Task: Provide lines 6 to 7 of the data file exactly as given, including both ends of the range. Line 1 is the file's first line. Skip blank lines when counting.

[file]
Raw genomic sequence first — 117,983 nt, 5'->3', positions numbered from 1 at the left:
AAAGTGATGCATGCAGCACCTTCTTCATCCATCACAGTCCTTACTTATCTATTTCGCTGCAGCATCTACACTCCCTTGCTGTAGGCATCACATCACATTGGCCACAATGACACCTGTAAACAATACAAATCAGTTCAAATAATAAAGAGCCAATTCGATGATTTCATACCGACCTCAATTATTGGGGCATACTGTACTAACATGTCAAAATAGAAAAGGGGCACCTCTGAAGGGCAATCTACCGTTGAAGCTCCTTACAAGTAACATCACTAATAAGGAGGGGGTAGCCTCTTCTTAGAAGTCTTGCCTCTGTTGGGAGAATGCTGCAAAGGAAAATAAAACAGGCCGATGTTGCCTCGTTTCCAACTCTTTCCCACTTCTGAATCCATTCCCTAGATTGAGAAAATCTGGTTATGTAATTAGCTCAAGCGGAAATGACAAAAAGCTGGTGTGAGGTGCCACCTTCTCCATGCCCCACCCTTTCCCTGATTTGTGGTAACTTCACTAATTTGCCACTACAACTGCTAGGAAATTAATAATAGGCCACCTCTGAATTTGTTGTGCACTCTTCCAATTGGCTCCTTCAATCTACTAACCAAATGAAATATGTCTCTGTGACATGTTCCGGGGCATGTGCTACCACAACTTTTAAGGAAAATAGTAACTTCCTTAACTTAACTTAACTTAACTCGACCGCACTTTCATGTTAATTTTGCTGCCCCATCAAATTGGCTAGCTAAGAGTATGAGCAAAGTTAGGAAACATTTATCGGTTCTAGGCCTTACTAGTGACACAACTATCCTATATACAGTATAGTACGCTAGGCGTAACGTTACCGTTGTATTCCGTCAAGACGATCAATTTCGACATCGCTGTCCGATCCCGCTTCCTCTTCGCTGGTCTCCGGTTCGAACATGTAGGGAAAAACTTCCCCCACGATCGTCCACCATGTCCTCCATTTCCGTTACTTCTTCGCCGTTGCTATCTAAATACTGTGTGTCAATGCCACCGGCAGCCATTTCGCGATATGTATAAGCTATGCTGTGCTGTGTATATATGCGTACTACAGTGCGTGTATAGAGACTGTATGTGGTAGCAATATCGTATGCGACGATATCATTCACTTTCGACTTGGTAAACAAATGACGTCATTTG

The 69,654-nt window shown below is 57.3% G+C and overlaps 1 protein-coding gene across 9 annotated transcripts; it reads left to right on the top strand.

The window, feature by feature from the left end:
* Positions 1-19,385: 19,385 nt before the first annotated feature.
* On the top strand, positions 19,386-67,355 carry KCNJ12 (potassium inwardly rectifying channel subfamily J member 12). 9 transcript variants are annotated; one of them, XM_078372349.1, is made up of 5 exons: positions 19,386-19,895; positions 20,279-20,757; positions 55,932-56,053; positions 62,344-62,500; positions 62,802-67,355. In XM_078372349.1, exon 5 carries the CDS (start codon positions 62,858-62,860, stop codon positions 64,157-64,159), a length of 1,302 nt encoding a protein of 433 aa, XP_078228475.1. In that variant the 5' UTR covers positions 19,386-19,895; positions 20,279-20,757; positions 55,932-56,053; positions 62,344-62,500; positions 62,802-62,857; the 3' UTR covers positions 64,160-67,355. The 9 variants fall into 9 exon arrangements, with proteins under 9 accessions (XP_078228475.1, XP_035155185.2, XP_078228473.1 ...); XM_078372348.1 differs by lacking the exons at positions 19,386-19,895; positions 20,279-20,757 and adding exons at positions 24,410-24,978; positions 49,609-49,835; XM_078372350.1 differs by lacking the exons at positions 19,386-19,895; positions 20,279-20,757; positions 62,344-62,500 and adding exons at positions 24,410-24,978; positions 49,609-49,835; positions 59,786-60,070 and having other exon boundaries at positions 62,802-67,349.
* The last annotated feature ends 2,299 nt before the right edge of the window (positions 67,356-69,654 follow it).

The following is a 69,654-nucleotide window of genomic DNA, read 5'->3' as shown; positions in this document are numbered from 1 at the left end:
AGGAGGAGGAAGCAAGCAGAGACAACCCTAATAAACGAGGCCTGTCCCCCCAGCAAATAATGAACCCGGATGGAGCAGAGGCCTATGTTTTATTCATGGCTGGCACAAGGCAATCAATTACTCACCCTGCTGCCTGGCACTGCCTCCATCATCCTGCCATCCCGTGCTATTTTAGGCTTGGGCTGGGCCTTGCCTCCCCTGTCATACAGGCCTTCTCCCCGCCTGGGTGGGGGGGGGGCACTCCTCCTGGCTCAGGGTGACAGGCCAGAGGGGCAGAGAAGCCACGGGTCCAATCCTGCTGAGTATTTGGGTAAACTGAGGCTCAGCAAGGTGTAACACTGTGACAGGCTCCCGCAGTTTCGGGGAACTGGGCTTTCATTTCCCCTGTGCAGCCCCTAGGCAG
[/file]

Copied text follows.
* On the top strand, positions 19,386-67,355 carry KCNJ12 (potassium inwardly rectifying channel subfamily J member 12). 9 transcript variants are annotated; one of them, XM_078372349.1, is made up of 5 exons: positions 19,386-19,895; positions 20,279-20,757; positions 55,932-56,053; positions 62,344-62,500; positions 62,802-67,355. In XM_078372349.1, exon 5 carries the CDS (start codon positions 62,858-62,860, stop codon positions 64,157-64,159), a length of 1,302 nt encoding a protein of 433 aa, XP_078228475.1. In that variant the 5' UTR covers positions 19,386-19,895; positions 20,279-20,757; positions 55,932-56,053; positions 62,344-62,500; positions 62,802-62,857; the 3' UTR covers positions 64,160-67,355. The 9 variants fall into 9 exon arrangements, with proteins under 9 accessions (XP_078228475.1, XP_035155185.2, XP_078228473.1 ...); XM_078372348.1 differs by lacking the exons at positions 19,386-19,895; positions 20,279-20,757 and adding exons at positions 24,410-24,978; positions 49,609-49,835; XM_078372350.1 differs by lacking the exons at positions 19,386-19,895; positions 20,279-20,757; positions 62,344-62,500 and adding exons at positions 24,410-24,978; positions 49,609-49,835; positions 59,786-60,070 and having other exon boundaries at positions 62,802-67,349.
* The last annotated feature ends 2,299 nt before the right edge of the window (positions 67,356-69,654 follow it).